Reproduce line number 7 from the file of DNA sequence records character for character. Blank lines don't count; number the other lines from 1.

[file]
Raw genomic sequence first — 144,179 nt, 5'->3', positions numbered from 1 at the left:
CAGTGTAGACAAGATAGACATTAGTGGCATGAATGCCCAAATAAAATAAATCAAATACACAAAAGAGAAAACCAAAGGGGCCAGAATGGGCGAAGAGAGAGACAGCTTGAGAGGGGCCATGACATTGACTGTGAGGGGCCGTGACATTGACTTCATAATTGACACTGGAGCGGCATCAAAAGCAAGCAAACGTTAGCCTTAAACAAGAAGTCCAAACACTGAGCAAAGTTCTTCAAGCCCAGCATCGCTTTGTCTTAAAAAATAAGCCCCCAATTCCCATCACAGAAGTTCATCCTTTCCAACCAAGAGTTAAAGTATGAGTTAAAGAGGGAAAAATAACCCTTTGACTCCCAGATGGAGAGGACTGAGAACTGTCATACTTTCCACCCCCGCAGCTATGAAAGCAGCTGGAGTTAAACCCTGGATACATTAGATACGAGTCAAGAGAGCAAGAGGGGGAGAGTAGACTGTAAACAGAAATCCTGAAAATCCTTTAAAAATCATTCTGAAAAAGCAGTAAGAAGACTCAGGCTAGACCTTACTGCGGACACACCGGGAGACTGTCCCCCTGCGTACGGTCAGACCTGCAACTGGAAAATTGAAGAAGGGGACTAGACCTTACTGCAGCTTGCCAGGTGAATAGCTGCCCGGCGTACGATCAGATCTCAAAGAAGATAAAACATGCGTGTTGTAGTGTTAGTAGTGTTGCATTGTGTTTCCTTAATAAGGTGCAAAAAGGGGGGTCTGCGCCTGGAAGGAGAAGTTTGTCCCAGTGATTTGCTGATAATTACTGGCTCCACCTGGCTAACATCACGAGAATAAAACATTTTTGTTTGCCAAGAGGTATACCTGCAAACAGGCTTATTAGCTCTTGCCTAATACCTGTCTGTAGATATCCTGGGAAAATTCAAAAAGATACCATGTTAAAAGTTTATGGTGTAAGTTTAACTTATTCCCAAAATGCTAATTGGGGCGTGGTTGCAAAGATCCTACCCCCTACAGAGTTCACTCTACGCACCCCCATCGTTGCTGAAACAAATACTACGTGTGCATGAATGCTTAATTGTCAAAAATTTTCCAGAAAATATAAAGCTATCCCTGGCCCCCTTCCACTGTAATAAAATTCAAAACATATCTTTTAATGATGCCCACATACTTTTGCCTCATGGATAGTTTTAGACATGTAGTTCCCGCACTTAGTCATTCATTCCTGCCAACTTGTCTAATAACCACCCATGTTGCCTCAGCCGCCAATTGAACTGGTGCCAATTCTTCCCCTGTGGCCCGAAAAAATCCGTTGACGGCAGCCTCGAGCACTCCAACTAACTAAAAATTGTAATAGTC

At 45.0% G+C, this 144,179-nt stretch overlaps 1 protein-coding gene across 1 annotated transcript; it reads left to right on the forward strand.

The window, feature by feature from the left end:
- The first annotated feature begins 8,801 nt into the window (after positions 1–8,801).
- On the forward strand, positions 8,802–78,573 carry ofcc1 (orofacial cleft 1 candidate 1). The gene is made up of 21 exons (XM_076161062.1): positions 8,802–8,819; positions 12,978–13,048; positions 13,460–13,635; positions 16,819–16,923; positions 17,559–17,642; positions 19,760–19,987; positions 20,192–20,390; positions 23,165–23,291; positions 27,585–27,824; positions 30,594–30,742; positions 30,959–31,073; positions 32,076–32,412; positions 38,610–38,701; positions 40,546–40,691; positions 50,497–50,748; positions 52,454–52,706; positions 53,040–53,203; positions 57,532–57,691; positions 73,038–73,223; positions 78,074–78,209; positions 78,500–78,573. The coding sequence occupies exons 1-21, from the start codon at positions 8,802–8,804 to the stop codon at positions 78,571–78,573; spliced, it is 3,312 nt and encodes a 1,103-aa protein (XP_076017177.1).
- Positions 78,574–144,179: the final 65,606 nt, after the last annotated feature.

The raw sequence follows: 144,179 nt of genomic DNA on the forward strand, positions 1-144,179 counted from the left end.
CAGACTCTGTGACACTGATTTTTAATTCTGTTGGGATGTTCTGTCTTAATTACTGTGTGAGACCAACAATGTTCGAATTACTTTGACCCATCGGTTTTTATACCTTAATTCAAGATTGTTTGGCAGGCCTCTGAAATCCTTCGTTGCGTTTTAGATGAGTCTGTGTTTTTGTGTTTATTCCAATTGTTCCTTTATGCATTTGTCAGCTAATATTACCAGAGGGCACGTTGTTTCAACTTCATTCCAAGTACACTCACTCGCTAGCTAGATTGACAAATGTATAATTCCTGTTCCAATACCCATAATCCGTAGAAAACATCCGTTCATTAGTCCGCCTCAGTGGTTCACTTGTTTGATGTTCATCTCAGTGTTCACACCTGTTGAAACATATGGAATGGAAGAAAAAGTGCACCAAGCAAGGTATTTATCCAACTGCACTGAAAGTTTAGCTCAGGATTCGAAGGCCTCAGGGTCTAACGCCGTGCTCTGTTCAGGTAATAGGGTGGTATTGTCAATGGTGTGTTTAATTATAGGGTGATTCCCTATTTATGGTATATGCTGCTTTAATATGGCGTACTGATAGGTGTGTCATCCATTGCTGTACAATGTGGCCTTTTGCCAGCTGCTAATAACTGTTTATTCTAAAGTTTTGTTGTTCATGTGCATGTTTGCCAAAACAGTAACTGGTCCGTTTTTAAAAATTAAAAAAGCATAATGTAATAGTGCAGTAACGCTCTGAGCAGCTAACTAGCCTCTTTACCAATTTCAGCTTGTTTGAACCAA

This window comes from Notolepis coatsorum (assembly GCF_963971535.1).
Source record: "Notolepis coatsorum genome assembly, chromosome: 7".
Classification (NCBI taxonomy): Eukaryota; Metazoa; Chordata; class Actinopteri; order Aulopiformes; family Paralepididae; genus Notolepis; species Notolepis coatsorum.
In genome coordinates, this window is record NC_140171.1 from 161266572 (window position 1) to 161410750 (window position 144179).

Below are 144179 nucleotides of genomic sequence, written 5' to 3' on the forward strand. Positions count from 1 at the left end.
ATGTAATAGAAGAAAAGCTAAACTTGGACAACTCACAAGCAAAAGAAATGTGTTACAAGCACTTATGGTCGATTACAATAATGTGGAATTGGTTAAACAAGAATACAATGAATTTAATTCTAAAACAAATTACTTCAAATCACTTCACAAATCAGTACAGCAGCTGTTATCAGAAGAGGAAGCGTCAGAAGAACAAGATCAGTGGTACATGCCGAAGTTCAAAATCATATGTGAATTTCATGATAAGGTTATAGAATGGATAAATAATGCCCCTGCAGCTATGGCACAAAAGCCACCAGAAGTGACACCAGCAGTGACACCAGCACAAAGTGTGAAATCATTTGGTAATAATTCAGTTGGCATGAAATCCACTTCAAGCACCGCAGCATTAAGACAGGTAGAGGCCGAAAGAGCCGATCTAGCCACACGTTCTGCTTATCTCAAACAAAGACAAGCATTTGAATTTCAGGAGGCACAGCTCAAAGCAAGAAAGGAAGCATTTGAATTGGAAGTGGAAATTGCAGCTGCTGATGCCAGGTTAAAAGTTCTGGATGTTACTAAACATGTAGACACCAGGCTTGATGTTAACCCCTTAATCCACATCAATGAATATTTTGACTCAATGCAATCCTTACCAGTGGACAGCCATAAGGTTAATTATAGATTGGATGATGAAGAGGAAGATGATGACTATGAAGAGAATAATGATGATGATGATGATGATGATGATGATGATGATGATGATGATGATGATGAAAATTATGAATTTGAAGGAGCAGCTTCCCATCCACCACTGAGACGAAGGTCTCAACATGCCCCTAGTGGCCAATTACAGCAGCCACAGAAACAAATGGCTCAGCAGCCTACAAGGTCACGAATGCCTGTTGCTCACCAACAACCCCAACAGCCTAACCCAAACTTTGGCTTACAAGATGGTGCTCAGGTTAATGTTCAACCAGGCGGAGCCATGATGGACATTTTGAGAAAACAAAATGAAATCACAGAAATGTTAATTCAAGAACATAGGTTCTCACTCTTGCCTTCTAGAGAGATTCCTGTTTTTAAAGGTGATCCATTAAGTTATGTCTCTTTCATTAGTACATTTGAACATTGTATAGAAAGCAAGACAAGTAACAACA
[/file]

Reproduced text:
- Positions 78,574–144,179: the final 65,606 nt, after the last annotated feature.